• How do you plan to acclimatize to the new perception of your body? It may take you some time to acclimate to your new body image. This is especially true for surgeries that produce a significant change to your face, such as rhinoplasty (surgery to the nose) or a facelift. Treatments that do not entail surgery, such as Botox or wrinkle-filling or volumizing injections, could be simpler to adjust to in the long run.
  • Are you ready to deal with outcomes that you did not anticipate? As with any other type of surgeon, cosmetic surgeons are unable to guarantee their patients’ outcomes. Unanticipated results are extremely uncommon, but when they do occur, they are upsetting for both the patient and the surgeon. You need to think about the worst-case situation and decide if you are willing to accept the risk. You should also be aware that if the outcomes are not favorable, working for improvement will require time, patience, and mutual trust between you and your surgeon.
  • Do you have anyone supporting you? During the time that you are recovering, it is essential to have someone around to support you both physically and emotionally. Recognize that you may experience bouts of depression while you are going through the process of getting better. Be on the lookout for unfavorable remarks from acquaintances or relatives who might take issue with the decision you have made to alter your appearance. Consider who will stand by your side and turn down offers of assistance from people who might disagree with the path you have chosen to take.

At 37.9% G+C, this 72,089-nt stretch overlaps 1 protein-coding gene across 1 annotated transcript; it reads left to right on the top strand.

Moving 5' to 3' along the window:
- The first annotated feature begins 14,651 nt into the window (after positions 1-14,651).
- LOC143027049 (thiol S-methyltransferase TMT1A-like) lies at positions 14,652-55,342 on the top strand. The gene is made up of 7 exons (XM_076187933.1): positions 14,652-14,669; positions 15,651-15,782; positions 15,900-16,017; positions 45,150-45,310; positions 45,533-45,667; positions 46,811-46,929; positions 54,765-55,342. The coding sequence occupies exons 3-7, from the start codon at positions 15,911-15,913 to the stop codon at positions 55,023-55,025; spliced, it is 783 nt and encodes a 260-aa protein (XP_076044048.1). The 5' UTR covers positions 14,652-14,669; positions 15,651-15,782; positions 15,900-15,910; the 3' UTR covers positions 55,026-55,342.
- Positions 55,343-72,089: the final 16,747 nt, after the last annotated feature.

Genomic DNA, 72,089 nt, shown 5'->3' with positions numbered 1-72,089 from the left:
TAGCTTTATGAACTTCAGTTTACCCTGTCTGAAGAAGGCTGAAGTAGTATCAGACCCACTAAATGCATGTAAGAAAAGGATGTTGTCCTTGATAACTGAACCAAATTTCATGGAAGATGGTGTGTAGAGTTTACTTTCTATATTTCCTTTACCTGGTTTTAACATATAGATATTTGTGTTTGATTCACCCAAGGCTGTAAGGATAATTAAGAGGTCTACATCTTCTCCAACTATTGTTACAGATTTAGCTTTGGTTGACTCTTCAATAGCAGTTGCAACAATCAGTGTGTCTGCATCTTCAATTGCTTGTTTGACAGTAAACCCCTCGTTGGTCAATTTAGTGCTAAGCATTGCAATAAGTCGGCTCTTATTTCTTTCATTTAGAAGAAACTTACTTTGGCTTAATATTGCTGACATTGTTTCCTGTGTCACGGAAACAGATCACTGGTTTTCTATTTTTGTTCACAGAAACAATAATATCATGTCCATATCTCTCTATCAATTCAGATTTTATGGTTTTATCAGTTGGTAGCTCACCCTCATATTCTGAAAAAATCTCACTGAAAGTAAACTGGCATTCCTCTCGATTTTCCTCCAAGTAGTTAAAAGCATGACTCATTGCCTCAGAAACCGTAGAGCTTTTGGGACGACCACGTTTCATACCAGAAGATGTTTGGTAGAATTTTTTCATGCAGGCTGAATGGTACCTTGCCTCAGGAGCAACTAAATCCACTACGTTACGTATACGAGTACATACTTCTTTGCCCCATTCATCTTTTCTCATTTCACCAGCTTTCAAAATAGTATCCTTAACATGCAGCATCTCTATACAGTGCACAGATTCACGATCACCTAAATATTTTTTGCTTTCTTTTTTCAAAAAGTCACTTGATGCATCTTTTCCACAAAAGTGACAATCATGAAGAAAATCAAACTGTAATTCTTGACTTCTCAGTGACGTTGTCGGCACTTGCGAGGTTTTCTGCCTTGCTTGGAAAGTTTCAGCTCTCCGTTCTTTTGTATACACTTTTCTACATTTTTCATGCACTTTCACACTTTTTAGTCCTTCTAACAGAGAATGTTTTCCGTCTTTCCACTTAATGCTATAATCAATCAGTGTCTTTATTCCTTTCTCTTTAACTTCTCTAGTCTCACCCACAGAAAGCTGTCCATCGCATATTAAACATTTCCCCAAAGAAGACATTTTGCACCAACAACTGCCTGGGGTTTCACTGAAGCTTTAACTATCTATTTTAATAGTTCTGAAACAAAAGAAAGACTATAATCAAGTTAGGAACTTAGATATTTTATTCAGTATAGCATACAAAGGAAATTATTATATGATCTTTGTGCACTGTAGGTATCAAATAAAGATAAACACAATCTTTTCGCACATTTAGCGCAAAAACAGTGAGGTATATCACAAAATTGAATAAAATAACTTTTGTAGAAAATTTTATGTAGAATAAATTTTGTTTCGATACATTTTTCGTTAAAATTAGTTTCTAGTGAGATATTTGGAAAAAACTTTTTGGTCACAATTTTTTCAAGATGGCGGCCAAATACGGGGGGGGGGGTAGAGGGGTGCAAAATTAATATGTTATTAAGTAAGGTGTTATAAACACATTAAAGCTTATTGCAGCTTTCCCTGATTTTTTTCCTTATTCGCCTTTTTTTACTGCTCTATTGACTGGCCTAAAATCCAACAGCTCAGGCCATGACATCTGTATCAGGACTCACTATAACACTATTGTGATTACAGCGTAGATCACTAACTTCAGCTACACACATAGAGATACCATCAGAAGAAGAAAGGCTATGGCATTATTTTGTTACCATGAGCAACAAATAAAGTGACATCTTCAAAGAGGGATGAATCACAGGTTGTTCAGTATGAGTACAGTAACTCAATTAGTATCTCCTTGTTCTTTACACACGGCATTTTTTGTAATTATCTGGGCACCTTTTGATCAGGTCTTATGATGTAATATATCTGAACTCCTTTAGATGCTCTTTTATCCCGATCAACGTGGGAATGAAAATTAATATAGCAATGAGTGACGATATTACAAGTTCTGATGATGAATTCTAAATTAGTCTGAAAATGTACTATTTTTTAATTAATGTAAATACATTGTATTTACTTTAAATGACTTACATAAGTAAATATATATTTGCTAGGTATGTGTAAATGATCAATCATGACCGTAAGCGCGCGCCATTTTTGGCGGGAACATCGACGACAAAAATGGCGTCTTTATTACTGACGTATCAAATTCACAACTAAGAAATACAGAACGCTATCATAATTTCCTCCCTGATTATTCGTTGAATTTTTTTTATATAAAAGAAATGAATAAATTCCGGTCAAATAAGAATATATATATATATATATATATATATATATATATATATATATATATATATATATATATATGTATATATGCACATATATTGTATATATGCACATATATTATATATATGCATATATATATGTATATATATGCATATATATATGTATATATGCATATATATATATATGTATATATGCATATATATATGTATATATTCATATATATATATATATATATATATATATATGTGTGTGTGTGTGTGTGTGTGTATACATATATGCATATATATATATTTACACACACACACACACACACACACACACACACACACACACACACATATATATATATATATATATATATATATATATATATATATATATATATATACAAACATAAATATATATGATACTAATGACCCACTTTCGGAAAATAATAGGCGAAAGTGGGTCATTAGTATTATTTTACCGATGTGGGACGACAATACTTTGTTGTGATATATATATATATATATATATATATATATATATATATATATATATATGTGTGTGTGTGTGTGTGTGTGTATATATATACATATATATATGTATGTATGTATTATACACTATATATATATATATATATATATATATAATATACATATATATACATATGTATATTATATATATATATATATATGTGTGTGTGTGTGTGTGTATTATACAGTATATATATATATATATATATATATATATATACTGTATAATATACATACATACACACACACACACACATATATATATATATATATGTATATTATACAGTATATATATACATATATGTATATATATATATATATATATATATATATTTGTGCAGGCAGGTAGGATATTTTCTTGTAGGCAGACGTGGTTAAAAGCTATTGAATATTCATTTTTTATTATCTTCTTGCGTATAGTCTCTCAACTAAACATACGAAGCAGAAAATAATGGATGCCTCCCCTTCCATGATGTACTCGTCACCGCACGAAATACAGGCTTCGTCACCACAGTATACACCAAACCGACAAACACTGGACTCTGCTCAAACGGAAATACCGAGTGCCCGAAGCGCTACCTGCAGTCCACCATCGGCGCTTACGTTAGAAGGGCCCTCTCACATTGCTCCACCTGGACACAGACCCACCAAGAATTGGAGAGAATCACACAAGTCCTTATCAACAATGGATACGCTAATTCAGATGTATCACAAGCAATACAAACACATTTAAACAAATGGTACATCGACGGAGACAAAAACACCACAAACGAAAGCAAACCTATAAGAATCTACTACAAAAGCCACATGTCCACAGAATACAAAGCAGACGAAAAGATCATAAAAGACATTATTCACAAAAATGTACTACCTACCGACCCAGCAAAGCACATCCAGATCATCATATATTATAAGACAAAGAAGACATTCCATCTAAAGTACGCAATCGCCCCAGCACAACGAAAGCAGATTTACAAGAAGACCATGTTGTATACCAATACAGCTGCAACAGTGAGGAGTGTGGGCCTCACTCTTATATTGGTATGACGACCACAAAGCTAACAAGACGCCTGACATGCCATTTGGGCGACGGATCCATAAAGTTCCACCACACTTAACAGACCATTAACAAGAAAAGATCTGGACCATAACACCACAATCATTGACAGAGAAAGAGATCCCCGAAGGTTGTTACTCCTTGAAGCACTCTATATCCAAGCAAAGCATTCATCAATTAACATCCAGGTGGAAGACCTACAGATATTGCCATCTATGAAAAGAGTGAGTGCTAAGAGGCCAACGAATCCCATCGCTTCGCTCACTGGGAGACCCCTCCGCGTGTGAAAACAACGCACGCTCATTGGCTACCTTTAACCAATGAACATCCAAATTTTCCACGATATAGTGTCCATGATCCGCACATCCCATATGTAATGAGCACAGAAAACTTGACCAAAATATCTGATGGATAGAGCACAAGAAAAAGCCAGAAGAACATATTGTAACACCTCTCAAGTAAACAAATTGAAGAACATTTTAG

• Are you aware of the risks? Cosmetic surgery, like all forms of surgery, will never be risk-free. Complications include infection of the wounds, bleeding, healing issues, thrombosis, and scarring, although these are rarely long-term or life-threatening. As long as you are generally healthy and your surgery is performed by a qualified and reputable plastic surgeon at a clean and well-equipped hospital, there should be no more risks associated with cosmetic surgery than there would be with any other type of surgery. However, some people see cosmetic surgery as a minor procedure and instead of going with the safest option, go for someone who promises them the world at a lower price, without taking into account their reputation and qualifications.
  • Can you commit to the aftercare? Aftercare is just as important as the actual procedure.  It is not just a case of recovering from the surgery and getting on with it. It is an important part of the process and following your surgeon’s advice can be crucial in your recovery and results. Make sure you attend any follow-up appointments to ensure you are healing properly and any possible complications can be prevented before they get any worse.

Cosmetic surgery can be a wonderful thing. It can give you a confidence boost and make you feel better about parts of yourself that you maybe didn’t like. However, it is important to bear the following points in mind when considering plastic surgery.

Jess Benoit

Jess is a homeschooling mama of 3, wife, gamer, Whovian, Nerd